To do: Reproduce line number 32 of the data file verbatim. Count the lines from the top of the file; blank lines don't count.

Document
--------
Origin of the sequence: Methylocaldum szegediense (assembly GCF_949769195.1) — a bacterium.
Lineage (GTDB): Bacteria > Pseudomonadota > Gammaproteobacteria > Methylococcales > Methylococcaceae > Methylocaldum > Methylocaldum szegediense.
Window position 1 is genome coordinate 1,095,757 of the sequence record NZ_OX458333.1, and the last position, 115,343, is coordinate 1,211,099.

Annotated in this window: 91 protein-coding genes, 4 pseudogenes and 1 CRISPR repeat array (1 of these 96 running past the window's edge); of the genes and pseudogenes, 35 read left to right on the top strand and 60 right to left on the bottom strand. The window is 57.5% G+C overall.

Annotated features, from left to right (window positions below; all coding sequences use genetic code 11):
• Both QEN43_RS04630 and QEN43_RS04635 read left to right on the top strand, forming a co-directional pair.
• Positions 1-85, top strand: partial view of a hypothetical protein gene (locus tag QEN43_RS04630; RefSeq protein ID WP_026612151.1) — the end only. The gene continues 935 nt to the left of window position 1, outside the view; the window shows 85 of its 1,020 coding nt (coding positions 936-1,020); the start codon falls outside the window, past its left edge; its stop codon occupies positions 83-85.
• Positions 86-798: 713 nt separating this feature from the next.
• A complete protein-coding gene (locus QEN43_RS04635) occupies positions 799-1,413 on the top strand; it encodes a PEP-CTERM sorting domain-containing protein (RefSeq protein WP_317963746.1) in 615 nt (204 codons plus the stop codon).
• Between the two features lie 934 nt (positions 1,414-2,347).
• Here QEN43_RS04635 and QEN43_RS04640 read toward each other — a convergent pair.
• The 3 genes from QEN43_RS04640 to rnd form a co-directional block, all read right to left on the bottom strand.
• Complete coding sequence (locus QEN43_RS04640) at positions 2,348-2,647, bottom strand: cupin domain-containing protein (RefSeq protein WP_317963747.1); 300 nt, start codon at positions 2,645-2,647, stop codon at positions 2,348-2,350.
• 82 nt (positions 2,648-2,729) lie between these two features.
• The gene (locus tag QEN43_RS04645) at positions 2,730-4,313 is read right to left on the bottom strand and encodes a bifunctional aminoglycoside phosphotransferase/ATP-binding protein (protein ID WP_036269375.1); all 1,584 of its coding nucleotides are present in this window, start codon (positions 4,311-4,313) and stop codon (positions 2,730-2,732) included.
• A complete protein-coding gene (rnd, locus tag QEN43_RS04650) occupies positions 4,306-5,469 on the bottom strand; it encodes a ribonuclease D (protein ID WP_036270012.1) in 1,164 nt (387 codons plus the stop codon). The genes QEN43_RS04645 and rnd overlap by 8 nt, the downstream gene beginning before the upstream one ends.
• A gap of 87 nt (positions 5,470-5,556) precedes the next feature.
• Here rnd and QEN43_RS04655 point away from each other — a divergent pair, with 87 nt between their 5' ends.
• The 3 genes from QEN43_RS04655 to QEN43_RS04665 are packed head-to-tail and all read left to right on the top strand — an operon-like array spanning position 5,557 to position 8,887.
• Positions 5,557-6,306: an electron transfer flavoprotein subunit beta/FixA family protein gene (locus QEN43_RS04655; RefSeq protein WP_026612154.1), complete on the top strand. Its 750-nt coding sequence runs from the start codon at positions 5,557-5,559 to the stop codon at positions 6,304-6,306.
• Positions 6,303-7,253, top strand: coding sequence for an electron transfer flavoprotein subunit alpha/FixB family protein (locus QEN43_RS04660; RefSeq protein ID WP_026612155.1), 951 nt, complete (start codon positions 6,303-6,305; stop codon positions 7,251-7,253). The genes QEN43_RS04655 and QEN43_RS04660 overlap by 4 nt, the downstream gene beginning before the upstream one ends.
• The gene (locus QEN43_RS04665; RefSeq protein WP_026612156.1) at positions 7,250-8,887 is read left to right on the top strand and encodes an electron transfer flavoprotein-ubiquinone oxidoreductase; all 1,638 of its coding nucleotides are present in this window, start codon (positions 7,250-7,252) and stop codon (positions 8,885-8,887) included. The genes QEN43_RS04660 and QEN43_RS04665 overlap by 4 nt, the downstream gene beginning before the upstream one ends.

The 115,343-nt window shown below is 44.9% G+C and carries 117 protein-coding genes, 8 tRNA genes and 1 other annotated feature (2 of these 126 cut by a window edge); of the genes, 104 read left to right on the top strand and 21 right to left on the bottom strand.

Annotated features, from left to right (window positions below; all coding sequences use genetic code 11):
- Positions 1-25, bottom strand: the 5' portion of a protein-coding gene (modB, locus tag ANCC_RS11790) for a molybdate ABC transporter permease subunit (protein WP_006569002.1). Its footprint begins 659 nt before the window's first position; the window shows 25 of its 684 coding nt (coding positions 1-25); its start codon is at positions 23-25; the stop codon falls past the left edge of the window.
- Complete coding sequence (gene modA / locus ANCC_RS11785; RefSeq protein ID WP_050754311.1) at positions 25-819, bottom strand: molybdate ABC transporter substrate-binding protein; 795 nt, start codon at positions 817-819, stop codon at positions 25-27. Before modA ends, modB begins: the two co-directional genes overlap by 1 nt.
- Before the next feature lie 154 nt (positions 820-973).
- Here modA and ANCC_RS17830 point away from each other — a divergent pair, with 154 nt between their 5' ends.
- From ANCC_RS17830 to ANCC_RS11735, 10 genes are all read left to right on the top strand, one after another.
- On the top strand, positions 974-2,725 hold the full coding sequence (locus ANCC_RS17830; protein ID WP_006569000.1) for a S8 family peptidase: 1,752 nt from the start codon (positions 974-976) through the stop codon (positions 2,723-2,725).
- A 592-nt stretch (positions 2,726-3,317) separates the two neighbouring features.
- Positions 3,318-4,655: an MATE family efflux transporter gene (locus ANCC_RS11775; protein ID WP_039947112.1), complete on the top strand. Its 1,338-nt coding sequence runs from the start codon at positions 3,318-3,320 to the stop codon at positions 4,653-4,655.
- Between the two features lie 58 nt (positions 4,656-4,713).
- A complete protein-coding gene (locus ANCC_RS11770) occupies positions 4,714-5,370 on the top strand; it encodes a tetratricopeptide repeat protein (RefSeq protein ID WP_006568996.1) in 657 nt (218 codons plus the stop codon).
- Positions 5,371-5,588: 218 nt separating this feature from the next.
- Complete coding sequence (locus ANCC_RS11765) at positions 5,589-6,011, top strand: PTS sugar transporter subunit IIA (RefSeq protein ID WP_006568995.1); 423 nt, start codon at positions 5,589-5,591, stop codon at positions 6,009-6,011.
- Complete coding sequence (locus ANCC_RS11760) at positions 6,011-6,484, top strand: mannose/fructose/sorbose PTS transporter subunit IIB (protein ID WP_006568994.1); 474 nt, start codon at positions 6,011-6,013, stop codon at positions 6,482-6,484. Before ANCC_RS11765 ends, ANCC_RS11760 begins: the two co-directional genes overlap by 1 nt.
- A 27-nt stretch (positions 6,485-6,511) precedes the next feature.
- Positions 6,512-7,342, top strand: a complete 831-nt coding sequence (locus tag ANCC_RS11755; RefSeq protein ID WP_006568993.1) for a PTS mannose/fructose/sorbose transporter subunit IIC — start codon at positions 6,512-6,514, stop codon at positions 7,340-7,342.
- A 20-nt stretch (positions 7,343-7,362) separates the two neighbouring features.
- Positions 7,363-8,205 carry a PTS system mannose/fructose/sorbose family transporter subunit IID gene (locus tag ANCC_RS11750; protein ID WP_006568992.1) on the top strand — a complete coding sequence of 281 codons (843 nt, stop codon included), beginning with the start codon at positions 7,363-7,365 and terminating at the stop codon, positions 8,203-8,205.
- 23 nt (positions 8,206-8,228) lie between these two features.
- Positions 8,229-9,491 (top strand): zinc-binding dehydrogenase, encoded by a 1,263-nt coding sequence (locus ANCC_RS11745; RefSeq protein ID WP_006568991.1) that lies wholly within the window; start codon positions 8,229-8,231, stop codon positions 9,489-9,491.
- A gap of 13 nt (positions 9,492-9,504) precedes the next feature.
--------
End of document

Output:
- Positions 3,318-4,655: an MATE family efflux transporter gene (locus ANCC_RS11775; protein ID WP_039947112.1), complete on the top strand. Its 1,338-nt coding sequence runs from the start codon at positions 3,318-3,320 to the stop codon at positions 4,653-4,655.